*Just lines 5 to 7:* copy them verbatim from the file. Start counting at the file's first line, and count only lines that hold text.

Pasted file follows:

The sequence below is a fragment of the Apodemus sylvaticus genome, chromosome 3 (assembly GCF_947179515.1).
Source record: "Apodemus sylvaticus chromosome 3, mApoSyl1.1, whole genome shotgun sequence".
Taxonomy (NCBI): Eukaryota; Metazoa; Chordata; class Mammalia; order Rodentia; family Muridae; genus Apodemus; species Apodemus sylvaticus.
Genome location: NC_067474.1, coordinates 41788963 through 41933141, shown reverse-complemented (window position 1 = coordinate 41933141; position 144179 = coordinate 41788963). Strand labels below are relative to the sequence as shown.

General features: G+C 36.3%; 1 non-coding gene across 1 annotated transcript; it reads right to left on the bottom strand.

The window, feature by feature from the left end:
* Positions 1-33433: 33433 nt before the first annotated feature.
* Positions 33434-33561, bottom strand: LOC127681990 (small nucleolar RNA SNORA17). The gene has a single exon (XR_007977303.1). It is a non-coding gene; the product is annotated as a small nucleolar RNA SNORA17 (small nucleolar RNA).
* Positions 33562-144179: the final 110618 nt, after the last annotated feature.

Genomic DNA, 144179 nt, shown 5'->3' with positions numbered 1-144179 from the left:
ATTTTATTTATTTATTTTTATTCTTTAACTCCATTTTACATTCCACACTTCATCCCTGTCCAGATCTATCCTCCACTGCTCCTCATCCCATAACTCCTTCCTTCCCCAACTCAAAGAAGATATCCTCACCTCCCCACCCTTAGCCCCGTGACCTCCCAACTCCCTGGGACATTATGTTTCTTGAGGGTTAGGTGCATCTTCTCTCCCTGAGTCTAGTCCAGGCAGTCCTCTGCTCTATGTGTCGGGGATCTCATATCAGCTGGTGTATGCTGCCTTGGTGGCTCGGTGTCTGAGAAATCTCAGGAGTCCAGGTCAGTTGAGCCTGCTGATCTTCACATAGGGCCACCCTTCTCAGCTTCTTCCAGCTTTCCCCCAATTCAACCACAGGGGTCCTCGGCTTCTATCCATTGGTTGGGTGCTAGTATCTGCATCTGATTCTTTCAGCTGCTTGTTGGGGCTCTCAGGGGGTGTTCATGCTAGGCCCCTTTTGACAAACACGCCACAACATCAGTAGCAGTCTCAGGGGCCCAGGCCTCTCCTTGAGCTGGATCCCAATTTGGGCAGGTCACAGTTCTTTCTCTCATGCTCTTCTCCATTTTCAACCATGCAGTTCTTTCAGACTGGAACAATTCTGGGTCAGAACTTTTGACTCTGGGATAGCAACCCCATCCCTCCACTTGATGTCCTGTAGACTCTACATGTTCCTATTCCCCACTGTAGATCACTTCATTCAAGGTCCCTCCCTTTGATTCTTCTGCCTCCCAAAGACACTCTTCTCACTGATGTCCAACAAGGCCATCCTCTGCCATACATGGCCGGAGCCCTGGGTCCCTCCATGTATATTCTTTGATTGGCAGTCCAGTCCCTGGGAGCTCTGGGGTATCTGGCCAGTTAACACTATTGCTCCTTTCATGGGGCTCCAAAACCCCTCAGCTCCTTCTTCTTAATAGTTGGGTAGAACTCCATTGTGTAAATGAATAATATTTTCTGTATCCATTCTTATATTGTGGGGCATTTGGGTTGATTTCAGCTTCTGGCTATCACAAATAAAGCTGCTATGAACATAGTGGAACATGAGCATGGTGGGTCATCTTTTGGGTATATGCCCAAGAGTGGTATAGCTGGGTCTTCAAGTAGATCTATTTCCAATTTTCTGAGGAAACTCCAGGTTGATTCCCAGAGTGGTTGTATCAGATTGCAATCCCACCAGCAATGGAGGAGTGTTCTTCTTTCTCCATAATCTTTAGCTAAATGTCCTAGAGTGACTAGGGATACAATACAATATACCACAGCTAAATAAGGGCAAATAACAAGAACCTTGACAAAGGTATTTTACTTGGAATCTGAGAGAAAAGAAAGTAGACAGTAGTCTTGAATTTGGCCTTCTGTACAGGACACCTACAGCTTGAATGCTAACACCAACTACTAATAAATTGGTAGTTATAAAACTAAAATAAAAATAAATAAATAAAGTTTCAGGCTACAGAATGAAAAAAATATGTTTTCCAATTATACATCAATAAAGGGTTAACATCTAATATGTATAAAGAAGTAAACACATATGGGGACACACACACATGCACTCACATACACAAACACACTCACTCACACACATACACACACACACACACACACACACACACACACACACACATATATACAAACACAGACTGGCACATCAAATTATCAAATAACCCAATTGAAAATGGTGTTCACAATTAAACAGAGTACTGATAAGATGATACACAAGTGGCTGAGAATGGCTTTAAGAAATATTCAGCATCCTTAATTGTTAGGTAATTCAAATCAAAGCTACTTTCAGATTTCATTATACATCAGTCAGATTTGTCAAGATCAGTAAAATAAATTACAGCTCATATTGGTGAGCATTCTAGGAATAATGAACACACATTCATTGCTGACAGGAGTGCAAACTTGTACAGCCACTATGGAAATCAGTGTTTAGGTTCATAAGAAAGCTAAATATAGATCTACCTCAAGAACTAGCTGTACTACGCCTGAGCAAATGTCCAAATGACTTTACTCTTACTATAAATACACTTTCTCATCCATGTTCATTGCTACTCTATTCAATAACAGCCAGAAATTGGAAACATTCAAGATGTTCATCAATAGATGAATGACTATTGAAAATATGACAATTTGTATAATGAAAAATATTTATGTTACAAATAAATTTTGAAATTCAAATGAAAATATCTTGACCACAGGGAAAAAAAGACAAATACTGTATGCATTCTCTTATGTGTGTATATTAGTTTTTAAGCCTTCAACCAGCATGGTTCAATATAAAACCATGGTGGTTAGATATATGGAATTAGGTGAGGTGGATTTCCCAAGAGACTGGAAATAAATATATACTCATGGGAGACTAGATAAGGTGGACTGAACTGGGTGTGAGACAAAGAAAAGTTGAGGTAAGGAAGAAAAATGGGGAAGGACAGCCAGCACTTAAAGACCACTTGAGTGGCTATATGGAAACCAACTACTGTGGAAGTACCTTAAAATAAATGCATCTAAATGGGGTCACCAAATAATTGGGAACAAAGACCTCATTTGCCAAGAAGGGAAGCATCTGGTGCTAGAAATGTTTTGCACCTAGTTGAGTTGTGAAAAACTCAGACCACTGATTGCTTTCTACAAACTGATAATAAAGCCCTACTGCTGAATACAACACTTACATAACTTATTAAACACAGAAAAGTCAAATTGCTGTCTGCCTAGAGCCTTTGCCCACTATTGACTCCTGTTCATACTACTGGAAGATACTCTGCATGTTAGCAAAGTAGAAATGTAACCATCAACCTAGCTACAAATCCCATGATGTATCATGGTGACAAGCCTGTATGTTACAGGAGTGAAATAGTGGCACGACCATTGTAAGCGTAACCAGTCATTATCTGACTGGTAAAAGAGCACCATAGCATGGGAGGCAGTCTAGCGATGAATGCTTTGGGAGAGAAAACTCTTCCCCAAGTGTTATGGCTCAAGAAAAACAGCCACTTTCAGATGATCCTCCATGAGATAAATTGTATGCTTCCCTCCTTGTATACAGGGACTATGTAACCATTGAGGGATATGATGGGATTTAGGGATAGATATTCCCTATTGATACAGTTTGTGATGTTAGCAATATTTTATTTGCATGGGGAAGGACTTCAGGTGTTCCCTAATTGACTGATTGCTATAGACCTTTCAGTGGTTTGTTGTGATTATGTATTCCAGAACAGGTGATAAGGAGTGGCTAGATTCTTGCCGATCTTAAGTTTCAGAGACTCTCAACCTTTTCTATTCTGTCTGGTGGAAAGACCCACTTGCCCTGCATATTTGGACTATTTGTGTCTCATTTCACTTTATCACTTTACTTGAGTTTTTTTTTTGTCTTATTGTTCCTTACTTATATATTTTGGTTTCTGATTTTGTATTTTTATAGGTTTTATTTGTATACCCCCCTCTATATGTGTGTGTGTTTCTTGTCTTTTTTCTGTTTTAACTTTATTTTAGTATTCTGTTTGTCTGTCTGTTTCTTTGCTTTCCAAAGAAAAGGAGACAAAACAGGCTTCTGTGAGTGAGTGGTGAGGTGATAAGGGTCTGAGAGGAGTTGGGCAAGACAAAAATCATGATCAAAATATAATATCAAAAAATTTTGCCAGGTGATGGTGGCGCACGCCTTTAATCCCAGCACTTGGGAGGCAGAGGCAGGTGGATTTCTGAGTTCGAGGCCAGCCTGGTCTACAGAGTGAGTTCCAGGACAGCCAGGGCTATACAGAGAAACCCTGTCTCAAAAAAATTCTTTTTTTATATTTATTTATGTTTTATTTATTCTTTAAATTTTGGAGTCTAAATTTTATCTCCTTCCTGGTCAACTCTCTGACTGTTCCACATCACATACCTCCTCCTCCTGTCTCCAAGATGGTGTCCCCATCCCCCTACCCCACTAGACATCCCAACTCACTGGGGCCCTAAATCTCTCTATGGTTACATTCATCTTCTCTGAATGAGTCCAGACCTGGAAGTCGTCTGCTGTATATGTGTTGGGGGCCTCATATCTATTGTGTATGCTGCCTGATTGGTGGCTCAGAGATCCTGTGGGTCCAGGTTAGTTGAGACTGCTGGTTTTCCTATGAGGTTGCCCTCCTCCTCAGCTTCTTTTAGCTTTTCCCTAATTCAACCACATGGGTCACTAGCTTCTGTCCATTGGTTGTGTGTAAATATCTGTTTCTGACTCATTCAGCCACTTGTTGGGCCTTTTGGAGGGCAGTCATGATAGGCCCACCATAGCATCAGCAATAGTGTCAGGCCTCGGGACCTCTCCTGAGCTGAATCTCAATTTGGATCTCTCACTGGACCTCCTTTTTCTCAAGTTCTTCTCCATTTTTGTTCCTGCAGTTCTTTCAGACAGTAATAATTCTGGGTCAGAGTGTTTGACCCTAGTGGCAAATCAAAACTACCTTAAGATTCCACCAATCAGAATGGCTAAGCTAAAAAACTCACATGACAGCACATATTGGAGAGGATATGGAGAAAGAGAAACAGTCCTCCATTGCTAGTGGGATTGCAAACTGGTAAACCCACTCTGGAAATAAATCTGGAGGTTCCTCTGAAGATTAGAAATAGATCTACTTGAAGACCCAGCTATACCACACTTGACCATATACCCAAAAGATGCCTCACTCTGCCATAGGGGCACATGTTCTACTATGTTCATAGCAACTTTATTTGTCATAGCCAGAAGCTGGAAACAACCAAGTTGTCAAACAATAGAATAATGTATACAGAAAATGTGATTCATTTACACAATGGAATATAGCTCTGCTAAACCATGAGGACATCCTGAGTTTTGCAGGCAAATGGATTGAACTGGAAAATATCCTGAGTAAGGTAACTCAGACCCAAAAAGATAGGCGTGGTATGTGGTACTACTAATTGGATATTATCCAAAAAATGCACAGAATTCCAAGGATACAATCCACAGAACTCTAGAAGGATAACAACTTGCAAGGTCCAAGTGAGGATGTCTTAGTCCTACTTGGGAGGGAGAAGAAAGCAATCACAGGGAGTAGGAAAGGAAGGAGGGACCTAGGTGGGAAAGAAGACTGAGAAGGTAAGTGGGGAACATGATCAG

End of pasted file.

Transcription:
General features: G+C 36.3%; 1 non-coding gene across 1 annotated transcript; it reads right to left on the bottom strand.

The window, feature by feature from the left end:
* Positions 1-33433: 33433 nt before the first annotated feature.